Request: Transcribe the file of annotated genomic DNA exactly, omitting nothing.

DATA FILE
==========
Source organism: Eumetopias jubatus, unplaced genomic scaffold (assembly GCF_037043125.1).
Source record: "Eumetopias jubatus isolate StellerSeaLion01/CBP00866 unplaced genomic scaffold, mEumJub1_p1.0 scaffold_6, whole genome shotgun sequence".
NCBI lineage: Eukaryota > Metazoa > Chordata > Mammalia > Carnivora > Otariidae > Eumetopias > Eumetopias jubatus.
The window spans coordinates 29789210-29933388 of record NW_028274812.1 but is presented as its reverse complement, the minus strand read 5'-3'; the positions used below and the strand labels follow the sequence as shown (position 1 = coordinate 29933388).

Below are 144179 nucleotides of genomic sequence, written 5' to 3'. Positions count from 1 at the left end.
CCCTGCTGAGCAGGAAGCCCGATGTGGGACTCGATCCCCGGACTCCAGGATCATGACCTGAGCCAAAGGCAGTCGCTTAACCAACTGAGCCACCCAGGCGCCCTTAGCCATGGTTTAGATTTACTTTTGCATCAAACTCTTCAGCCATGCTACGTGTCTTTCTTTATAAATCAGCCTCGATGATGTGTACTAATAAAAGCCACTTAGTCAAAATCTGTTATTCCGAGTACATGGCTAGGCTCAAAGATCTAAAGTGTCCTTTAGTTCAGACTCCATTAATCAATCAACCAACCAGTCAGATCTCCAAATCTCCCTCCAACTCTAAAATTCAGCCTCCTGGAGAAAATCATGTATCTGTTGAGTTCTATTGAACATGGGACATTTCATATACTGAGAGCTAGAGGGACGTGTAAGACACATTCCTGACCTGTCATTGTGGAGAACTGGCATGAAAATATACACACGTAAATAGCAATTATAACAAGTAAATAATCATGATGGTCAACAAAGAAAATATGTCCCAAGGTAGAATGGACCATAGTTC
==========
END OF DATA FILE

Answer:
Source organism: Eumetopias jubatus, unplaced genomic scaffold (assembly GCF_037043125.1).
Source record: "Eumetopias jubatus isolate StellerSeaLion01/CBP00866 unplaced genomic scaffold, mEumJub1_p1.0 scaffold_6, whole genome shotgun sequence".
NCBI lineage: Eukaryota > Metazoa > Chordata > Mammalia > Carnivora > Otariidae > Eumetopias > Eumetopias jubatus.
The window spans coordinates 29789210-29933388 of record NW_028274812.1 but is presented as its reverse complement, the minus strand read 5'-3'; the positions used below and the strand labels follow the sequence as shown (position 1 = coordinate 29933388).

Below are 144179 nucleotides of genomic sequence, written 5' to 3'. Positions count from 1 at the left end.
CCCTGCTGAGCAGGAAGCCCGATGTGGGACTCGATCCCCGGACTCCAGGATCATGACCTGAGCCAAAGGCAGTCGCTTAACCAACTGAGCCACCCAGGCGCCCTTAGCCATGGTTTAGATTTACTTTTGCATCAAACTCTTCAGCCATGCTACGTGTCTTTCTTTATAAATCAGCCTCGATGATGTGTACTAATAAAAGCCACTTAGTCAAAATCTGTTATTCCGAGTACATGGCTAGGCTCAAAGATCTAAAGTGTCCTTTAGTTCAGACTCCATTAATCAATCAACCAACCAGTCAGATCTCCAAATCTCCCTCCAACTCTAAAATTCAGCCTCCTGGAGAAAATCATGTATCTGTTGAGTTCTATTGAACATGGGACATTTCATATACTGAGAGCTAGAGGGACGTGTAAGACACATTCCTGACCTGTCATTGTGGAGAACTGGCATGAAAATATACACACGTAAATAGCAATTATAACAAGTAAATAATCATGATGGTCAACAAAGAAAATATGTCCCAAGGTAGAATGGACCATAGTTC